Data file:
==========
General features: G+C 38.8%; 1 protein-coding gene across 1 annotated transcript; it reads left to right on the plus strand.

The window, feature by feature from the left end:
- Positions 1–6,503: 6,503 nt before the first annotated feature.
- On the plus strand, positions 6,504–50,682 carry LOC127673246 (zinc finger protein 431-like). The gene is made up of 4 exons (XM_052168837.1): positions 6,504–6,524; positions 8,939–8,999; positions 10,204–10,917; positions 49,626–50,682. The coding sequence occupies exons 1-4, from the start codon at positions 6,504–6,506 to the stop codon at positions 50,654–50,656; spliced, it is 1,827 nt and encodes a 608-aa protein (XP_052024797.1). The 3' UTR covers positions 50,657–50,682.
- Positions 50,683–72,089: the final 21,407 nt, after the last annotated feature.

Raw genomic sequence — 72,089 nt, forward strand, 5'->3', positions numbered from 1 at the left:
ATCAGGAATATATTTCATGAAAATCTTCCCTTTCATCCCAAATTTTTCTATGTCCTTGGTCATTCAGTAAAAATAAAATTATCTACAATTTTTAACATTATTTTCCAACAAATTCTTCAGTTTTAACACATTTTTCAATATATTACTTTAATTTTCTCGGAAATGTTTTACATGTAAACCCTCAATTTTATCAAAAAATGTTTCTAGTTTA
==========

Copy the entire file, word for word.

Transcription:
General features: G+C 38.8%; 1 protein-coding gene across 1 annotated transcript; it reads left to right on the plus strand.

The window, feature by feature from the left end:
- Positions 1–6,503: 6,503 nt before the first annotated feature.
- On the plus strand, positions 6,504–50,682 carry LOC127673246 (zinc finger protein 431-like). The gene is made up of 4 exons (XM_052168837.1): positions 6,504–6,524; positions 8,939–8,999; positions 10,204–10,917; positions 49,626–50,682. The coding sequence occupies exons 1-4, from the start codon at positions 6,504–6,506 to the stop codon at positions 50,654–50,656; spliced, it is 1,827 nt and encodes a 608-aa protein (XP_052024797.1). The 3' UTR covers positions 50,657–50,682.
- Positions 50,683–72,089: the final 21,407 nt, after the last annotated feature.

Raw genomic sequence — 72,089 nt, forward strand, 5'->3', positions numbered from 1 at the left:
ATCAGGAATATATTTCATGAAAATCTTCCCTTTCATCCCAAATTTTTCTATGTCCTTGGTCATTCAGTAAAAATAAAATTATCTACAATTTTTAACATTATTTTCCAACAAATTCTTCAGTTTTAACACATTTTTCAATATATTACTTTAATTTTCTCGGAAATGTTTTACATGTAAACCCTCAATTTTATCAAAAAATGTTTCTAGTTTA